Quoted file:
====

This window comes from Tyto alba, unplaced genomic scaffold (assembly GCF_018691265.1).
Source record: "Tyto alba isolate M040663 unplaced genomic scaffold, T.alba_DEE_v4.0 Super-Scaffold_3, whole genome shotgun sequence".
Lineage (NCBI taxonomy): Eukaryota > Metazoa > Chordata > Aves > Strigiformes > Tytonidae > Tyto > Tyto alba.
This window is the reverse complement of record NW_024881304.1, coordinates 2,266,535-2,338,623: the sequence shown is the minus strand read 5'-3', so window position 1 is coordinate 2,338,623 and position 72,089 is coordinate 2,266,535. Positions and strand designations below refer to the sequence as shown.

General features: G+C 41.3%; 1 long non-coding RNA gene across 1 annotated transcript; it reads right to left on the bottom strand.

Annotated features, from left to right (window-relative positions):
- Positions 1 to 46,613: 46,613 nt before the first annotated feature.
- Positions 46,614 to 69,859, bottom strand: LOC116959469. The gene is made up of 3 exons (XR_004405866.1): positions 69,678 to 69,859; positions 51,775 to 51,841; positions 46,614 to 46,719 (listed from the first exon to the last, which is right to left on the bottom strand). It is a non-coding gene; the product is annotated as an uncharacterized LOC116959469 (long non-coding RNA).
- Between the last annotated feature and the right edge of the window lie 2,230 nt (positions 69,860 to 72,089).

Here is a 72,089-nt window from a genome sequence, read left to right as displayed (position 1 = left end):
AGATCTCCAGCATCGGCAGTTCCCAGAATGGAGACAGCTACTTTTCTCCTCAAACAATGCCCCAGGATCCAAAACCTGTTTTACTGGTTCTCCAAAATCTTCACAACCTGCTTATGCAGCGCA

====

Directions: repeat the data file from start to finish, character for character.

This window comes from Tyto alba, unplaced genomic scaffold (assembly GCF_018691265.1).
Source record: "Tyto alba isolate M040663 unplaced genomic scaffold, T.alba_DEE_v4.0 Super-Scaffold_3, whole genome shotgun sequence".
Lineage (NCBI taxonomy): Eukaryota > Metazoa > Chordata > Aves > Strigiformes > Tytonidae > Tyto > Tyto alba.
This window is the reverse complement of record NW_024881304.1, coordinates 2,266,535-2,338,623: the sequence shown is the minus strand read 5'-3', so window position 1 is coordinate 2,338,623 and position 72,089 is coordinate 2,266,535. Positions and strand designations below refer to the sequence as shown.

General features: G+C 41.3%; 1 long non-coding RNA gene across 1 annotated transcript; it reads right to left on the bottom strand.

Annotated features, from left to right (window-relative positions):
- Positions 1 to 46,613: 46,613 nt before the first annotated feature.
- Positions 46,614 to 69,859, bottom strand: LOC116959469. The gene is made up of 3 exons (XR_004405866.1): positions 69,678 to 69,859; positions 51,775 to 51,841; positions 46,614 to 46,719 (listed from the first exon to the last, which is right to left on the bottom strand). It is a non-coding gene; the product is annotated as an uncharacterized LOC116959469 (long non-coding RNA).
- Between the last annotated feature and the right edge of the window lie 2,230 nt (positions 69,860 to 72,089).

Here is a 72,089-nt window from a genome sequence, read left to right as displayed (position 1 = left end):
AGATCTCCAGCATCGGCAGTTCCCAGAATGGAGACAGCTACTTTTCTCCTCAAACAATGCCCCAGGATCCAAAACCTGTTTTACTGGTTCTCCAAAATCTTCACAACCTGCTTATGCAGCGCA